The increase will not be accepted by our AGM. A member of the GWI personnel suggested that we should increase our own national fee, too. To us, it is an impossible task. Even with the current GWI membership fee, we face the same questions at our AGM every year: “Why do we have to pay so much to the GWI? Why cannot we spend at least part of that money to our own functions instead?” The criticism tells us that there is no momentum for the fee increase. It also tells us that our members do not feel that the GWI is fully representing them. To be frank, despite our volunteers’ best efforts, the GWI is not known in Finland. Those of us who wish to further girls’ better access to education in the developing countries, are already monthly donators in organizations such as Kiva, Plan International, UNICEF, UN Women, and World Food Program to name a few.
In this situation we feel that if a due increase is accepted in Cape Town in August 2016, we have no other alternative than to follow the example of Germany and Netherlands and leave the GWI.
Refocusing action, decreasing expenses
The FFGW board has pledged to Finnish members that before the FFGW will propose even a slightest increase to our national dues, we will make every effort to cut down our administrative expenses. We have successfully done so. We strongly advise the GWI to do the same. Especially now since it is clear that the spending done in the past three years has not resolved the main problem: decline of the GWI membership, especially the NFAs with the highest dues.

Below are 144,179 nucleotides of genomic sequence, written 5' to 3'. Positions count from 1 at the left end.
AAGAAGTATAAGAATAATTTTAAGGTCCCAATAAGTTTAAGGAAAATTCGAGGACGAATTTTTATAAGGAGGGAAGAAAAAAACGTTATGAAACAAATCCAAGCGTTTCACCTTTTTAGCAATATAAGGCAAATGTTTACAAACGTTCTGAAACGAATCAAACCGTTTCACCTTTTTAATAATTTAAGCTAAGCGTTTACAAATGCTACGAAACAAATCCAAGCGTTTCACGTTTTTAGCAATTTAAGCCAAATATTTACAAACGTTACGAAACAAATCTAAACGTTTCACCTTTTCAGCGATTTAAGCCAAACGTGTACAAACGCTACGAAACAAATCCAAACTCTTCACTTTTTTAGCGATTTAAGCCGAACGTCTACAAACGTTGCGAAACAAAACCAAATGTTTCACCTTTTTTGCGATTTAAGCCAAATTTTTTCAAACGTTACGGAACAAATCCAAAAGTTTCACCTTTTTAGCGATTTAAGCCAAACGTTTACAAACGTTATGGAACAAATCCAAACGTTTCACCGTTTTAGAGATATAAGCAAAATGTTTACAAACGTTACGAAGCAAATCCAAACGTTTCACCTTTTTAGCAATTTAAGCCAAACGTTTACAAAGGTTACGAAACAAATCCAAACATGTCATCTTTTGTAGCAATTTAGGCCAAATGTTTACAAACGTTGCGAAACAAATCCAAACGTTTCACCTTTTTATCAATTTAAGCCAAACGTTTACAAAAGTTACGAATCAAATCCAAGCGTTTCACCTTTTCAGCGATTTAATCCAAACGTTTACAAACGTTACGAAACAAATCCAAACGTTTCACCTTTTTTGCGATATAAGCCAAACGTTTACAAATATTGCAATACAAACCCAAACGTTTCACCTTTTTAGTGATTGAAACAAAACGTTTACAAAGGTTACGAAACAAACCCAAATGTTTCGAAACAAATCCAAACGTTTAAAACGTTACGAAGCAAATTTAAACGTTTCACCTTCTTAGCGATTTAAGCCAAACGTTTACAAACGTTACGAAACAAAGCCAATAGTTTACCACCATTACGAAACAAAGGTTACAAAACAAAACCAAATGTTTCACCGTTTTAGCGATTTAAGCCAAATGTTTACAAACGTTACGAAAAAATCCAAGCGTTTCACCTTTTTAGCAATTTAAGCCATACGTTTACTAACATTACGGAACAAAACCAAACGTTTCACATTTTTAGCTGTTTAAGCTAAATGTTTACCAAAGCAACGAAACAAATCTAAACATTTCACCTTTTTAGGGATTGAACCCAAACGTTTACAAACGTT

How to get more members
· 1. GWI needs a new focus
The GWI board and the office staff have done marvelous job in the past three years, but it seems that the GWI’s current agenda is over-stretched. We in the FFGW recognize the difficulty of being a global organization for almost 60 NFAs as the FFGW is struggling to remain relevant to our 20 local branches with their different needs. Yet, because of the impossible task of being able to offer everything to everyone, the FFGW board has been forced to critically evaluate what, with our scarce resources, we can offer to our branches and the FFGW has decided that until our membership grows, the focus will be in the growth of our local branches and not in our central office. After all, it is the local branches where the NFAs and thus also the GWI either grows or falls.